During team sports, players often use grip socks to reduce in-shoe foot slippage and improve agility performance. Grip socks contain material with increased frictional properties, such as rubber, and they are available in a variety of sizes to accommodate different types of footwear. Although grip socks are used by a wide range of team sports participants, little is known about how they affect in-shoe foot motion and how athletes subjectively perceive them.
Grip socks are a popular apparel item for those participating in physical activities such as yoga, pilates, and barre classes. They are typically used to prevent slipping and injury on hard surfaces such as yoga mats, wood floors, or exercise equipment. Despite their many benefits, they may also be a potential risk factor for injury if worn incorrectly. Grip socks should not be worn with tight-fitting shoes and must provide adequate flexibility to allow the wearer’s feet to move freely in the shoe.
A common mistake is to wear a too-big pair of grip socks that cause the foot to slip out of the shoe. This can result in the sock bunching and causing friction between the top of the foot and the shoe. In addition, the grip sock can also be pulled up too high and cause pressure points and discomfort in the ankle and arch.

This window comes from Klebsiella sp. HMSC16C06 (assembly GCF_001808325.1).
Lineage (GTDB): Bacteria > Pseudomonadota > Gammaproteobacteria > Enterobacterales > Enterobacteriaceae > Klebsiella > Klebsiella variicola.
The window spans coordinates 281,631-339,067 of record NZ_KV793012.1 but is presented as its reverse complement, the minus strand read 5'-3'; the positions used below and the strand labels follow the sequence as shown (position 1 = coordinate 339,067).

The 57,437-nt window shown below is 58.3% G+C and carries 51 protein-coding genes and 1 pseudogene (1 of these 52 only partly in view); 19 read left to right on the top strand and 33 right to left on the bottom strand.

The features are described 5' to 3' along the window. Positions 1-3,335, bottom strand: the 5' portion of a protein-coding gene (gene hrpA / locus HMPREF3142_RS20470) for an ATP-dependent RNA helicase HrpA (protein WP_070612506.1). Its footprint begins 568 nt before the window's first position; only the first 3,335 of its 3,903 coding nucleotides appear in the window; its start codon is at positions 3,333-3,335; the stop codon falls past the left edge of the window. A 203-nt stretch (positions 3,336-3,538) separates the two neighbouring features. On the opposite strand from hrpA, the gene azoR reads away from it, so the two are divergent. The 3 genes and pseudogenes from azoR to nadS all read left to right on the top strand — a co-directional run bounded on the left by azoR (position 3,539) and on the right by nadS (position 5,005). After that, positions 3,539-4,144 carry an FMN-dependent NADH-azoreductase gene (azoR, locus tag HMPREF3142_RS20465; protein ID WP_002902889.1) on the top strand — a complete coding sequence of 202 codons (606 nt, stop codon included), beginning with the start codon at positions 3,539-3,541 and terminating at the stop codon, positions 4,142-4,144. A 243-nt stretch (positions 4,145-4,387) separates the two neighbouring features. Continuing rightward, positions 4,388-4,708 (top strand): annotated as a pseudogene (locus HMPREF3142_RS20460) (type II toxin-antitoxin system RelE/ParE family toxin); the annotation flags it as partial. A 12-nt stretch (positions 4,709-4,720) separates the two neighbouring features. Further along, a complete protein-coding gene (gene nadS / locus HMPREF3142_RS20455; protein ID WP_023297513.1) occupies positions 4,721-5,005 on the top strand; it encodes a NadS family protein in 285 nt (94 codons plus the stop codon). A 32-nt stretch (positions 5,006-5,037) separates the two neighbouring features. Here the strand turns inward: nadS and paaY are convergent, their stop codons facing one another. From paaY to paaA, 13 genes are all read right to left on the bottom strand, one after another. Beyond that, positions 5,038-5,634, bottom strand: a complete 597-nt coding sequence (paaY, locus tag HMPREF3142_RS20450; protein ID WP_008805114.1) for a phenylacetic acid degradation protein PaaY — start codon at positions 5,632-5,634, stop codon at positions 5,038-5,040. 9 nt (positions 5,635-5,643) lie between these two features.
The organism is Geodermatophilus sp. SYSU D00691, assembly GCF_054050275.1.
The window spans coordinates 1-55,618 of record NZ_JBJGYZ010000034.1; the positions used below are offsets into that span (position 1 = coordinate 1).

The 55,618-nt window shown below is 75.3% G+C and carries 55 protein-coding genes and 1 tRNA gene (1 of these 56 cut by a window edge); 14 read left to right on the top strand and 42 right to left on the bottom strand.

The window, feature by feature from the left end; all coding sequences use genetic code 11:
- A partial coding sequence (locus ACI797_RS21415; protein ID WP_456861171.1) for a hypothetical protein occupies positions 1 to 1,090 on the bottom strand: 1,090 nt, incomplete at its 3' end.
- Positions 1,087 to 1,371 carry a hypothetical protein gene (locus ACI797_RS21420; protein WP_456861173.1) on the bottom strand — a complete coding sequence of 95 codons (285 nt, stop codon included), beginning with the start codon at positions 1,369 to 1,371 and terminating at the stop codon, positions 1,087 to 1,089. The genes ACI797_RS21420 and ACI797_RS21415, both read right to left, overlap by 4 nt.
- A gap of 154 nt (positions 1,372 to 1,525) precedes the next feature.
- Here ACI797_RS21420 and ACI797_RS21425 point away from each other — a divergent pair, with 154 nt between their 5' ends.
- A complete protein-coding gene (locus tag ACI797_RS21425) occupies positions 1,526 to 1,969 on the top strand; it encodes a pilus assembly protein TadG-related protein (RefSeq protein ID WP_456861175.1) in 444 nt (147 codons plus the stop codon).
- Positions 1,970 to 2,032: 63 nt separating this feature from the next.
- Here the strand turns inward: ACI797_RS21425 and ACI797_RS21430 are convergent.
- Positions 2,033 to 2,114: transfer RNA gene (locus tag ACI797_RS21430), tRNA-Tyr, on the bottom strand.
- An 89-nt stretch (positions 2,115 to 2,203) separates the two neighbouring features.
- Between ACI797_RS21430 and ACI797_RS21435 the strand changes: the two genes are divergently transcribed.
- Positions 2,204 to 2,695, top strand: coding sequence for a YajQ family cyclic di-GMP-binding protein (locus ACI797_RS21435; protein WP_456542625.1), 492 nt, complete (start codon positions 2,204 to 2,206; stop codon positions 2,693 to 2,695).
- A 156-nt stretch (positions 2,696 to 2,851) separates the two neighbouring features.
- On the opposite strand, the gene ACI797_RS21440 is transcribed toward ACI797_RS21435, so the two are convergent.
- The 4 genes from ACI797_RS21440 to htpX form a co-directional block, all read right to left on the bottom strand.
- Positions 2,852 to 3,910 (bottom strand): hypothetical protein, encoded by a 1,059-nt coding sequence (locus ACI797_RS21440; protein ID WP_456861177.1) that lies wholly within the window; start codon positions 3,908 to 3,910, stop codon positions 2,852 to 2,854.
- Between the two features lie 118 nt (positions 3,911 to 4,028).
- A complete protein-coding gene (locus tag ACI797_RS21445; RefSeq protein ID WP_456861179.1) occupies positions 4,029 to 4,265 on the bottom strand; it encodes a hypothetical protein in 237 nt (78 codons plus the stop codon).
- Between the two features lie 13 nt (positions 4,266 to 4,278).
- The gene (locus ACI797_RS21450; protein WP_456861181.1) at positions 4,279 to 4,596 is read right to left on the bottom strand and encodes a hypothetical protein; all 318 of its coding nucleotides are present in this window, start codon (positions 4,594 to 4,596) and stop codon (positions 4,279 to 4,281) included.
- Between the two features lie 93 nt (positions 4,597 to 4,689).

Ideally, a grip sock should be worn with shoes that are a half size larger than the participant’s regular size to minimize slipping and prevent the sock from being pulled up too high. The sock should be snug enough that it cannot be pulled up or down, but loose enough to allow the foot to move freely within the shoe.
Before each trial, the participant completed a 10-minute warm-up including dynamic stretches and practice of the change of direction manoeuvres. Following this, five maximal effort 45deg and five 180deg change of direction steps were completed in each sock condition. Each change of direction step was measured by a force plate and recorded with timing gates (Brower Timing Systems, Draper, UT).
To test the hypothesis that the GS increases in-shoe frictional forces and enhances foot deceleration and change of direction performance, participants were required to fasten their shoe laces until marks were visible through the top eyelets. Participants were also instructed to complete all trials in their own shoes and to ensure that the same sock condition was used for each trial.
To confirm that the sock-insole interface of the GS had increased frictional properties compared with the sock-insole interface of a regular sock, a sledge and pulley system was fitted to the platform and sock specimens were attached to each. The sledge was then pulled horizontally against the insole and a coefficient of friction was measured. A one-way repeated measures ANOVA was conducted with participant group (regular sock vs grip sock) and gender as factors to determine if any statistically significant differences were found. All data were analysed using SPSS software. custom grip socks